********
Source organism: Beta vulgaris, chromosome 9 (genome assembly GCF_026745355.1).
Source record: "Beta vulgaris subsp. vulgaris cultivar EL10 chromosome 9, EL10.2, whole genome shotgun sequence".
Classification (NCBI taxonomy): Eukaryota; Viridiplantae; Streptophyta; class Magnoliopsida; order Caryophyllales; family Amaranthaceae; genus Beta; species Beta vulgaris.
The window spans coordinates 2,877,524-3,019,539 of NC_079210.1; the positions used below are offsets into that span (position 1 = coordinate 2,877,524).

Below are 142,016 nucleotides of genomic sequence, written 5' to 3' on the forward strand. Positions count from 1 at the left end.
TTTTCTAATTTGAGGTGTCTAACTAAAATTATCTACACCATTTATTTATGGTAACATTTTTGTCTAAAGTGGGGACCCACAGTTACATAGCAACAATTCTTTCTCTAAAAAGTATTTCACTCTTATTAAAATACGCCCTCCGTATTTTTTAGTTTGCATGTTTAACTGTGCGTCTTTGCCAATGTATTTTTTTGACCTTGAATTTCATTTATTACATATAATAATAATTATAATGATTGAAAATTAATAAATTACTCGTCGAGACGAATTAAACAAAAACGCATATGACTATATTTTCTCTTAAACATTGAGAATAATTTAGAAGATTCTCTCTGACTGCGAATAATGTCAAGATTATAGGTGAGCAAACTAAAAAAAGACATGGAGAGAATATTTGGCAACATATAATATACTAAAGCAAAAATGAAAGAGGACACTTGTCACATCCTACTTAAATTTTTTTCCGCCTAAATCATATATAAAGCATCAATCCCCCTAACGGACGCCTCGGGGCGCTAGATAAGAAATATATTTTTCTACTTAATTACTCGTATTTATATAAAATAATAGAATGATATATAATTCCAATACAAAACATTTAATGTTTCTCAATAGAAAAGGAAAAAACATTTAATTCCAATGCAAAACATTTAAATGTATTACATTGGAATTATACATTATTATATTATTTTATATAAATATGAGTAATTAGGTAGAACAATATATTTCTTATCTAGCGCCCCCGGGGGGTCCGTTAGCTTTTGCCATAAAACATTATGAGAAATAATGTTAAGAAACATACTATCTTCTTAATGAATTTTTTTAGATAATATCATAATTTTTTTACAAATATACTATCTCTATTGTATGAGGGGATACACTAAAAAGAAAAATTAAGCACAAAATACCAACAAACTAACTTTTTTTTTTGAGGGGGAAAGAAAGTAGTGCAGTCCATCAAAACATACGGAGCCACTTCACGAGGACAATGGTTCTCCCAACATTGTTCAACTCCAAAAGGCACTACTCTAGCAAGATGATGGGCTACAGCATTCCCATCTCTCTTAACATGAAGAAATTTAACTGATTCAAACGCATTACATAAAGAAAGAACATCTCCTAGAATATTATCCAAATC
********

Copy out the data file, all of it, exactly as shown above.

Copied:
Source organism: Beta vulgaris, chromosome 9 (genome assembly GCF_026745355.1).
Source record: "Beta vulgaris subsp. vulgaris cultivar EL10 chromosome 9, EL10.2, whole genome shotgun sequence".
Classification (NCBI taxonomy): Eukaryota; Viridiplantae; Streptophyta; class Magnoliopsida; order Caryophyllales; family Amaranthaceae; genus Beta; species Beta vulgaris.
The window spans coordinates 2,877,524-3,019,539 of NC_079210.1; the positions used below are offsets into that span (position 1 = coordinate 2,877,524).

Below are 142,016 nucleotides of genomic sequence, written 5' to 3' on the forward strand. Positions count from 1 at the left end.
TTTTCTAATTTGAGGTGTCTAACTAAAATTATCTACACCATTTATTTATGGTAACATTTTTGTCTAAAGTGGGGACCCACAGTTACATAGCAACAATTCTTTCTCTAAAAAGTATTTCACTCTTATTAAAATACGCCCTCCGTATTTTTTAGTTTGCATGTTTAACTGTGCGTCTTTGCCAATGTATTTTTTTGACCTTGAATTTCATTTATTACATATAATAATAATTATAATGATTGAAAATTAATAAATTACTCGTCGAGACGAATTAAACAAAAACGCATATGACTATATTTTCTCTTAAACATTGAGAATAATTTAGAAGATTCTCTCTGACTGCGAATAATGTCAAGATTATAGGTGAGCAAACTAAAAAAAGACATGGAGAGAATATTTGGCAACATATAATATACTAAAGCAAAAATGAAAGAGGACACTTGTCACATCCTACTTAAATTTTTTTCCGCCTAAATCATATATAAAGCATCAATCCCCCTAACGGACGCCTCGGGGCGCTAGATAAGAAATATATTTTTCTACTTAATTACTCGTATTTATATAAAATAATAGAATGATATATAATTCCAATACAAAACATTTAATGTTTCTCAATAGAAAAGGAAAAAACATTTAATTCCAATGCAAAACATTTAAATGTATTACATTGGAATTATACATTATTATATTATTTTATATAAATATGAGTAATTAGGTAGAACAATATATTTCTTATCTAGCGCCCCCGGGGGGTCCGTTAGCTTTTGCCATAAAACATTATGAGAAATAATGTTAAGAAACATACTATCTTCTTAATGAATTTTTTTAGATAATATCATAATTTTTTTACAAATATACTATCTCTATTGTATGAGGGGATACACTAAAAAGAAAAATTAAGCACAAAATACCAACAAACTAACTTTTTTTTTTGAGGGGGAAAGAAAGTAGTGCAGTCCATCAAAACATACGGAGCCACTTCACGAGGACAATGGTTCTCCCAACATTGTTCAACTCCAAAAGGCACTACTCTAGCAAGATGATGGGCTACAGCATTCCCATCTCTCTTAACATGAAGAAATTTAACTGATTCAAACGCATTACATAAAGAAAGAACATCTCCTAGAATATTATCCAAATC